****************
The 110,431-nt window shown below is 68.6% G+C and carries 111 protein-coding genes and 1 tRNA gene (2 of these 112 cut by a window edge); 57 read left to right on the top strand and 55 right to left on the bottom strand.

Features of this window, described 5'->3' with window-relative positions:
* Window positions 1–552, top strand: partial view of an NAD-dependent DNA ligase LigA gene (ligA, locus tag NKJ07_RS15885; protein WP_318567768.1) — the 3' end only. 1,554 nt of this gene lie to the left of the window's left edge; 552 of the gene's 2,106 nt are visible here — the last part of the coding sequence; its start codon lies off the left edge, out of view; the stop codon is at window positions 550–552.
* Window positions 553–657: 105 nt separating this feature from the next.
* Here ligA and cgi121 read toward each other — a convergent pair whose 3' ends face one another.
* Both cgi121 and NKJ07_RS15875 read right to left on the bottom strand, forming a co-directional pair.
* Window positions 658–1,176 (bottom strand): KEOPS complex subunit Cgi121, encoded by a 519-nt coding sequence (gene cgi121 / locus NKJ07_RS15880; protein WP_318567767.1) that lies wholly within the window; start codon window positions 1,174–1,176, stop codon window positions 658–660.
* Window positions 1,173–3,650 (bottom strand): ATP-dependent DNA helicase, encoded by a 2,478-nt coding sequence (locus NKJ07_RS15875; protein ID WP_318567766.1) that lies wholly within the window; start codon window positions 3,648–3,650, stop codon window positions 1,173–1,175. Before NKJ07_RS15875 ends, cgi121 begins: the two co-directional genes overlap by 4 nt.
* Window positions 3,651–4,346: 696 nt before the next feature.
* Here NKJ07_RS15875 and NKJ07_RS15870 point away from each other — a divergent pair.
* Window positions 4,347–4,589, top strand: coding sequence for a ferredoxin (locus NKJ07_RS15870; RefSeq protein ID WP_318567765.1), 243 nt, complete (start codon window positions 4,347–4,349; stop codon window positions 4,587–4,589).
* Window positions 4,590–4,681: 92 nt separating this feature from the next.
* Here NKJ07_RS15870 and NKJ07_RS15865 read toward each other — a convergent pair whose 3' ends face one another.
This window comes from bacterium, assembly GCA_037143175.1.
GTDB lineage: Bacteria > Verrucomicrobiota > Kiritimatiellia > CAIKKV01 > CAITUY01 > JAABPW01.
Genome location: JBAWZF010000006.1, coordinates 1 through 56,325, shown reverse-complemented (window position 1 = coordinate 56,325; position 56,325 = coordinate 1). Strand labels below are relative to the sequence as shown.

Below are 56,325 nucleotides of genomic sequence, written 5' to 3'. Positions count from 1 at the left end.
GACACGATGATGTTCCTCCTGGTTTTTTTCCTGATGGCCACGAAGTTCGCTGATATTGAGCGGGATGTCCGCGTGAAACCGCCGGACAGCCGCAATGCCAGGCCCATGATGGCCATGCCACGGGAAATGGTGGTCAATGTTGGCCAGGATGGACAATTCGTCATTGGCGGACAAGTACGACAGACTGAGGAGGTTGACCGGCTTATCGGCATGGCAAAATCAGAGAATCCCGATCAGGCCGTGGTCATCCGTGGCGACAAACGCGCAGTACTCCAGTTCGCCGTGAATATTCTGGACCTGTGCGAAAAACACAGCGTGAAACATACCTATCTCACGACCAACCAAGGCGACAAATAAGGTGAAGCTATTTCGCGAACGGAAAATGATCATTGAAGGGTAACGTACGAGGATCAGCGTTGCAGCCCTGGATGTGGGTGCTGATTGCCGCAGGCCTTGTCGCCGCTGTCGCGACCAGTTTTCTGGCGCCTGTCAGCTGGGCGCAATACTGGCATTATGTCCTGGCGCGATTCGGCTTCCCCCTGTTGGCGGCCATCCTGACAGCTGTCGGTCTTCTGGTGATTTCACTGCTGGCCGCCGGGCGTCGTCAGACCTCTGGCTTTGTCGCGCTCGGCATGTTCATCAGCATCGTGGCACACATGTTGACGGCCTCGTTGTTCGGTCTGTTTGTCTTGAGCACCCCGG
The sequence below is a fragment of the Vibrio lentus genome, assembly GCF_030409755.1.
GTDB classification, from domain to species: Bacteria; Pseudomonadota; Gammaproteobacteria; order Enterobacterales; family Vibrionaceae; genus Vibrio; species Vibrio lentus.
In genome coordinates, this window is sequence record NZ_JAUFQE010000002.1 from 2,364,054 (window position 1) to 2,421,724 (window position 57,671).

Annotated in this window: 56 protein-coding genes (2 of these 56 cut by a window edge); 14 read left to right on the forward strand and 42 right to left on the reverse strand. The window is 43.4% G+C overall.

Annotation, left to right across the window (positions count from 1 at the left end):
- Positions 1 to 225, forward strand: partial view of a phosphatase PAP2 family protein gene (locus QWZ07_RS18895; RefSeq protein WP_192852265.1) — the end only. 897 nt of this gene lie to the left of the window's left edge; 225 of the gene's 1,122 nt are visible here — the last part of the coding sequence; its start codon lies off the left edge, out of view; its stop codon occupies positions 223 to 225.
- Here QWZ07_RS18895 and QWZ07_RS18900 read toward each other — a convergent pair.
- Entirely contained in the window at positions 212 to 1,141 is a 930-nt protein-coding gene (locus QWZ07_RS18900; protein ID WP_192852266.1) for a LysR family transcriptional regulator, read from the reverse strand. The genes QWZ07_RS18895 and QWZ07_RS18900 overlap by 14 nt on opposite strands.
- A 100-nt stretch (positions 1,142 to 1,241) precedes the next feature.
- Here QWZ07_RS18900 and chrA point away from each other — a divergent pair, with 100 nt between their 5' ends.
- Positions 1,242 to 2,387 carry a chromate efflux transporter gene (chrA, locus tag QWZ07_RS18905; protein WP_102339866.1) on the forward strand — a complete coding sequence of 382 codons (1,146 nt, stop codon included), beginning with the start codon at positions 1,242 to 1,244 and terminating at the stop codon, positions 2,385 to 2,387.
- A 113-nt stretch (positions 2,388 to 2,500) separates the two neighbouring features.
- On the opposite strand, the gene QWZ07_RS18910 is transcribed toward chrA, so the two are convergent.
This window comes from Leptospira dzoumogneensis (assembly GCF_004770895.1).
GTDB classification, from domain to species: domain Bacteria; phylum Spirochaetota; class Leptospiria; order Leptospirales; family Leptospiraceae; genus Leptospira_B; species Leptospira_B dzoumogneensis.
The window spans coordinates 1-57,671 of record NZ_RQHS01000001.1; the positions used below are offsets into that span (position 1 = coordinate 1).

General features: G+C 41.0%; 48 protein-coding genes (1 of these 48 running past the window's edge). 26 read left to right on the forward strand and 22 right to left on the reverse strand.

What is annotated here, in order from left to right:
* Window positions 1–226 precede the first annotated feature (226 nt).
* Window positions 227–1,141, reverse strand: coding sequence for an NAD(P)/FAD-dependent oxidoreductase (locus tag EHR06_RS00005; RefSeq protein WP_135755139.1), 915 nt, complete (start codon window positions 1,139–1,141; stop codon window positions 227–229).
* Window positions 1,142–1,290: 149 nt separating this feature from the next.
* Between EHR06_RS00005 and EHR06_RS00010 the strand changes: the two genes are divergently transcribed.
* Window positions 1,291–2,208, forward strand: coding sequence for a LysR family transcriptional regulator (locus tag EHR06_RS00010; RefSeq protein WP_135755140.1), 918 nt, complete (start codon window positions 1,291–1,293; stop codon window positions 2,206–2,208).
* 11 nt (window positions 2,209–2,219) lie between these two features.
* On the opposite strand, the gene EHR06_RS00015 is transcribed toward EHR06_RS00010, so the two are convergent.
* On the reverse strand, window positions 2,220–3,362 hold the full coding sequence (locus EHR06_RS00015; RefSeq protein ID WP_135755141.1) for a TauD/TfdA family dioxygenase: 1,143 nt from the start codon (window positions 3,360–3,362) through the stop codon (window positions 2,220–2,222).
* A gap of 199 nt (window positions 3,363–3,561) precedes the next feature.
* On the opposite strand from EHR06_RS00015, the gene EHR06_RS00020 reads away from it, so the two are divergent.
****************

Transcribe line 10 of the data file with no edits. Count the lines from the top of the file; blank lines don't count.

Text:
* Here NKJ07_RS15875 and NKJ07_RS15870 point away from each other — a divergent pair.